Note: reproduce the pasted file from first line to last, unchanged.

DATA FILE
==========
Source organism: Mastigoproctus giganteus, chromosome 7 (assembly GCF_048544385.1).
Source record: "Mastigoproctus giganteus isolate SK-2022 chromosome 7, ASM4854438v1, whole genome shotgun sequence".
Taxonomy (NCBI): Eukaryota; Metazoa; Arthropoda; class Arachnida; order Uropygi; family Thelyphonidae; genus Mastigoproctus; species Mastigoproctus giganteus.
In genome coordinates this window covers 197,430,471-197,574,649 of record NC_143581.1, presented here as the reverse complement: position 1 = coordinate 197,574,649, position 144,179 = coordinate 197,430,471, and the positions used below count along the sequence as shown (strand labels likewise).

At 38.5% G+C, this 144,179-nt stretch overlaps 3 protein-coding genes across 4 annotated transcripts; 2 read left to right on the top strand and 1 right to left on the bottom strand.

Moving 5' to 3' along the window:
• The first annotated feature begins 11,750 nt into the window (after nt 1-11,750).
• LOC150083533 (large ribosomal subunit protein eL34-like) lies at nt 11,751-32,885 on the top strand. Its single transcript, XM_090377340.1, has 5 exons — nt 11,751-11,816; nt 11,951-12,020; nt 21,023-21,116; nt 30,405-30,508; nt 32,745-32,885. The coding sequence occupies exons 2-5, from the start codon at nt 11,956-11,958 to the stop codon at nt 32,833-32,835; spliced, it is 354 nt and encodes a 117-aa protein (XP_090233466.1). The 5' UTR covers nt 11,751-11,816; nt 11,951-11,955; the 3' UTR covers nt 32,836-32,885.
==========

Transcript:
Source organism: Mastigoproctus giganteus, chromosome 7 (assembly GCF_048544385.1).
Source record: "Mastigoproctus giganteus isolate SK-2022 chromosome 7, ASM4854438v1, whole genome shotgun sequence".
Taxonomy (NCBI): Eukaryota; Metazoa; Arthropoda; class Arachnida; order Uropygi; family Thelyphonidae; genus Mastigoproctus; species Mastigoproctus giganteus.
In genome coordinates this window covers 197,430,471-197,574,649 of record NC_143581.1, presented here as the reverse complement: position 1 = coordinate 197,574,649, position 144,179 = coordinate 197,430,471, and the positions used below count along the sequence as shown (strand labels likewise).

At 38.5% G+C, this 144,179-nt stretch overlaps 3 protein-coding genes across 4 annotated transcripts; 2 read left to right on the top strand and 1 right to left on the bottom strand.

Moving 5' to 3' along the window:
• The first annotated feature begins 11,750 nt into the window (after nt 1-11,750).
• LOC150083533 (large ribosomal subunit protein eL34-like) lies at nt 11,751-32,885 on the top strand. Its single transcript, XM_090377340.1, has 5 exons — nt 11,751-11,816; nt 11,951-12,020; nt 21,023-21,116; nt 30,405-30,508; nt 32,745-32,885. The coding sequence occupies exons 2-5, from the start codon at nt 11,956-11,958 to the stop codon at nt 32,833-32,835; spliced, it is 354 nt and encodes a 117-aa protein (XP_090233466.1). The 5' UTR covers nt 11,751-11,816; nt 11,951-11,955; the 3' UTR covers nt 32,836-32,885.